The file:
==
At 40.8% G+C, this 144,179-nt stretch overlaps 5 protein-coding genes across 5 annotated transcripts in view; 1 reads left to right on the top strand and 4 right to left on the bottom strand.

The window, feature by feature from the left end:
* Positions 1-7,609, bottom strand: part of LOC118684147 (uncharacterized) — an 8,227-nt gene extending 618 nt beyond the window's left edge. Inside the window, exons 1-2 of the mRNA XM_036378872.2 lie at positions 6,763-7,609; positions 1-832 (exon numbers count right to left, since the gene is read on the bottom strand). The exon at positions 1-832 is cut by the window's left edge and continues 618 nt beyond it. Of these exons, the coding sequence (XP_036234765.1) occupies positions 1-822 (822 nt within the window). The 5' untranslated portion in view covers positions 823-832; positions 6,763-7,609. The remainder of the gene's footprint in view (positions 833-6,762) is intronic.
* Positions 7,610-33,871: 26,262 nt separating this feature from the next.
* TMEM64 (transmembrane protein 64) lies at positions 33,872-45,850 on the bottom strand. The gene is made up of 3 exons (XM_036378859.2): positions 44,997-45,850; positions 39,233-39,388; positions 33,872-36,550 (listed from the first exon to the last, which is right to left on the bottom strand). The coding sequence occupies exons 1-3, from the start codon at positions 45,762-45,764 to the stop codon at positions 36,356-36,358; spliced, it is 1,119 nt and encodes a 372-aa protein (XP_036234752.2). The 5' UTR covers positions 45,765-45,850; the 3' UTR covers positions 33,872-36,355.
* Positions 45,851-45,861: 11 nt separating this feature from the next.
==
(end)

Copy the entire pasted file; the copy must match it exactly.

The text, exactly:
At 40.8% G+C, this 144,179-nt stretch overlaps 5 protein-coding genes across 5 annotated transcripts in view; 1 reads left to right on the top strand and 4 right to left on the bottom strand.

The window, feature by feature from the left end:
* Positions 1-7,609, bottom strand: part of LOC118684147 (uncharacterized) — an 8,227-nt gene extending 618 nt beyond the window's left edge. Inside the window, exons 1-2 of the mRNA XM_036378872.2 lie at positions 6,763-7,609; positions 1-832 (exon numbers count right to left, since the gene is read on the bottom strand). The exon at positions 1-832 is cut by the window's left edge and continues 618 nt beyond it. Of these exons, the coding sequence (XP_036234765.1) occupies positions 1-822 (822 nt within the window). The 5' untranslated portion in view covers positions 823-832; positions 6,763-7,609. The remainder of the gene's footprint in view (positions 833-6,762) is intronic.
* Positions 7,610-33,871: 26,262 nt separating this feature from the next.
* TMEM64 (transmembrane protein 64) lies at positions 33,872-45,850 on the bottom strand. The gene is made up of 3 exons (XM_036378859.2): positions 44,997-45,850; positions 39,233-39,388; positions 33,872-36,550 (listed from the first exon to the last, which is right to left on the bottom strand). The coding sequence occupies exons 1-3, from the start codon at positions 45,762-45,764 to the stop codon at positions 36,356-36,358; spliced, it is 1,119 nt and encodes a 372-aa protein (XP_036234752.2). The 5' UTR covers positions 45,765-45,850; the 3' UTR covers positions 33,872-36,355.
* Positions 45,851-45,861: 11 nt separating this feature from the next.